Car companies are sneakily selling your driving data

Car companies are tracking drivers’ data and selling it to third-party data brokers — leaving their customers to suffer the consequences.

Hans Isaacson |

Take Action

A new investigation found that GM, Honda, Kia, Subaru, Hyundai and Mitsubishi are tracking drivers’ data on everything from when they drive to how hard they hit their brakes.

At least they’re guarding that data and only using it to make their cars safer, right?


Right now, some of the biggest car companies are tracking millions of drivers’ data, sneakily selling it to third-party brokers, and leaving their customers to suffer the consequences.

The consequences we’ve seen so far are scary, such as insurance companies jacking up rates with no explanation. But the secretive wheeling and dealing of consumers’ personal data means that there’s a world of data breaches, identity theft and targeted scams right around the corner.

What information does your car computer track?

Cars and their connected apps know a lot about their drivers. They know how far you go, the start and end time of your trips, how hard you brake, how quickly you accelerate — and they may be tracking that information without drivers’ knowledge. 

One data broker has detailed driving data on more than 10 million drivers

Overnight and without explanation, one of these drivers found that his insurance had spiked by 21%. Why? Because GM had sold his driving data to a third-party broker, which compiled 130 pages of his driving behavior and sold it to his insurance company.

What does it mean when a company sells your data?

After automakers collect the data, third-party brokers sell that data to other companies — in this case, insurance companies — that use it against consumers without them knowing it.

The consequences could span far beyond insurance rates, though. With every secret handoff from data broker to buyer, we’re more at risk for data breaches, identity theft or targeted scams.

Your data includes personal information about you, your habits, behavior and preferences. If that information — your identity — gets into the wrong hands, it can be used against you.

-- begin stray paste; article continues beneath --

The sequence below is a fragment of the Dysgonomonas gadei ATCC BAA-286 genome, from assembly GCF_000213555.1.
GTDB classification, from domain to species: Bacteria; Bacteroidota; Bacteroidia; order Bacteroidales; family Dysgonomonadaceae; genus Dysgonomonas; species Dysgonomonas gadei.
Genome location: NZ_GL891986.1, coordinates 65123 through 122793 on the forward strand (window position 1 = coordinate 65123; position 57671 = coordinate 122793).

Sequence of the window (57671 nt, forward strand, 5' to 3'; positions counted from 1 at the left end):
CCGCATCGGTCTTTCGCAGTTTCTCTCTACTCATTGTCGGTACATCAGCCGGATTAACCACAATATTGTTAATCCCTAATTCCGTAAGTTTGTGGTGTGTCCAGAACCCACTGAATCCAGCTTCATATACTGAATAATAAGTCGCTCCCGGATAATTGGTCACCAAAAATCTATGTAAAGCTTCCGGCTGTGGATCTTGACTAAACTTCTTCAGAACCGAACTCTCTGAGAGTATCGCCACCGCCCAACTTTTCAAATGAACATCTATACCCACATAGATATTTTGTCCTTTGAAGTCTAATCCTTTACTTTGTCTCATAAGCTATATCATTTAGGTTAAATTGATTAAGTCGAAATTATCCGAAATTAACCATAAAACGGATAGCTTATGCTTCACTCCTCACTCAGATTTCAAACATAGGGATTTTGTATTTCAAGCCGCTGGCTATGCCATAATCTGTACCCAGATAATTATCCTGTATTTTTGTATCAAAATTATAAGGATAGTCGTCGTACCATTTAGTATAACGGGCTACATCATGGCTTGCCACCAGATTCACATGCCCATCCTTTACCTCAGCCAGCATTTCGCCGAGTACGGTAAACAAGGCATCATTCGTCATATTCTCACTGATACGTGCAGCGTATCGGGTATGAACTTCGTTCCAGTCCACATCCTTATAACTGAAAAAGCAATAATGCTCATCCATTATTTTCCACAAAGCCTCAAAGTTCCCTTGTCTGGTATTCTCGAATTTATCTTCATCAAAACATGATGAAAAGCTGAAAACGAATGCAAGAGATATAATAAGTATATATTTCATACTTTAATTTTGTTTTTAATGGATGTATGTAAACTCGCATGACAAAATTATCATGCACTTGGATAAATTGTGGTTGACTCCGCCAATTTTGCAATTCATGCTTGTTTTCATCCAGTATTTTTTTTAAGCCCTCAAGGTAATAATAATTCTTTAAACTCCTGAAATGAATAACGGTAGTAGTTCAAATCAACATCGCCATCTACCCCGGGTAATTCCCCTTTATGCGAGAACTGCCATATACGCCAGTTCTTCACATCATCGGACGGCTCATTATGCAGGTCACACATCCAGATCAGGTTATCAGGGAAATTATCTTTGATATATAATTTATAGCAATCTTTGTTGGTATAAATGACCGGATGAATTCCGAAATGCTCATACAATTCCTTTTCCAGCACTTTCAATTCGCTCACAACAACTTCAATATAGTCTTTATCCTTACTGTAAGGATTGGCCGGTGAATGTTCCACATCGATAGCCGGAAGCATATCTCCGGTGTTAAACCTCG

How do I opt out of car data collection?

Unfortunately, much of the data-collecting technology that your vehicle uses can’t be opted out of. Most new cars today will have some type of location-tracking technology included.

Consumers shouldn’t have to worry that their car’s computers or connected apps are sharing their data with other entities. It’s time for car companies to reverse course by committing to not sharing or selling consumer data for anything other than what consumers are expecting — a functional car and safe driving experience.

Sign our petition to tell automakers to stop sharing your data.


R.J. Cross

Director, Don't Sell My Data Campaign, PIRG

R.J. focuses on data privacy issues and the commercialization of personal data in the digital age. Her work ranges from consumer harms like scams and data breaches, to manipulative targeted advertising, to keeping kids safe online. In her work at Frontier Group, she has authored research reports on government transparency, consumer debt and predatory auto lending, and has testified before Congress. Her work has appeared in WIRED magazine, CBS Mornings and USA Today, among other outlets. When she’s not protecting the public interest, she is an avid reader, fiction writer and birder. Though she lives in Boston, she will always consider herself a Kansan at heart.